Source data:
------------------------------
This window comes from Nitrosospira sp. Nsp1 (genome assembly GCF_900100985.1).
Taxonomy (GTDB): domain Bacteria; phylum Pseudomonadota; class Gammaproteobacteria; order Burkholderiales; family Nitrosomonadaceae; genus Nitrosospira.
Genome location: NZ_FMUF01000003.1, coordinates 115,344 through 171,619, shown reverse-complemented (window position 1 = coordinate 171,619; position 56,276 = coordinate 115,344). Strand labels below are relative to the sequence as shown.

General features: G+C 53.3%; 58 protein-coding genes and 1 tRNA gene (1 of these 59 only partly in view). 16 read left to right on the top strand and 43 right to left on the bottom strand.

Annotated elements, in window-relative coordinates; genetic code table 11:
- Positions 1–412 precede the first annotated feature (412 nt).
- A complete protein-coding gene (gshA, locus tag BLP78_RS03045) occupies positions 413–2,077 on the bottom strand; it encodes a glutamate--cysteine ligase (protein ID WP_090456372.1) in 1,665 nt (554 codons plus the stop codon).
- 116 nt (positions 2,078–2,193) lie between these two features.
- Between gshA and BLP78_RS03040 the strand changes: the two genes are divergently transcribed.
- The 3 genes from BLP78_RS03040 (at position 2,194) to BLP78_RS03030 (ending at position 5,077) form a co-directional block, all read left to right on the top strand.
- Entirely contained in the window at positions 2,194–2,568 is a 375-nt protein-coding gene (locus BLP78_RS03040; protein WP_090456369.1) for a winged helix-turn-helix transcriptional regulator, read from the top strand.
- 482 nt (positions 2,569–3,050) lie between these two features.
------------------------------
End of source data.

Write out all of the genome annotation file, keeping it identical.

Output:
This window comes from Nitrosospira sp. Nsp1 (genome assembly GCF_900100985.1).
Taxonomy (GTDB): domain Bacteria; phylum Pseudomonadota; class Gammaproteobacteria; order Burkholderiales; family Nitrosomonadaceae; genus Nitrosospira.
Genome location: NZ_FMUF01000003.1, coordinates 115,344 through 171,619, shown reverse-complemented (window position 1 = coordinate 171,619; position 56,276 = coordinate 115,344). Strand labels below are relative to the sequence as shown.

General features: G+C 53.3%; 58 protein-coding genes and 1 tRNA gene (1 of these 59 only partly in view). 16 read left to right on the top strand and 43 right to left on the bottom strand.

Annotated elements, in window-relative coordinates; genetic code table 11:
- Positions 1–412 precede the first annotated feature (412 nt).
- A complete protein-coding gene (gshA, locus tag BLP78_RS03045) occupies positions 413–2,077 on the bottom strand; it encodes a glutamate--cysteine ligase (protein ID WP_090456372.1) in 1,665 nt (554 codons plus the stop codon).
- 116 nt (positions 2,078–2,193) lie between these two features.
- Between gshA and BLP78_RS03040 the strand changes: the two genes are divergently transcribed.
- The 3 genes from BLP78_RS03040 (at position 2,194) to BLP78_RS03030 (ending at position 5,077) form a co-directional block, all read left to right on the top strand.
- Entirely contained in the window at positions 2,194–2,568 is a 375-nt protein-coding gene (locus BLP78_RS03040; protein WP_090456369.1) for a winged helix-turn-helix transcriptional regulator, read from the top strand.
- 482 nt (positions 2,569–3,050) lie between these two features.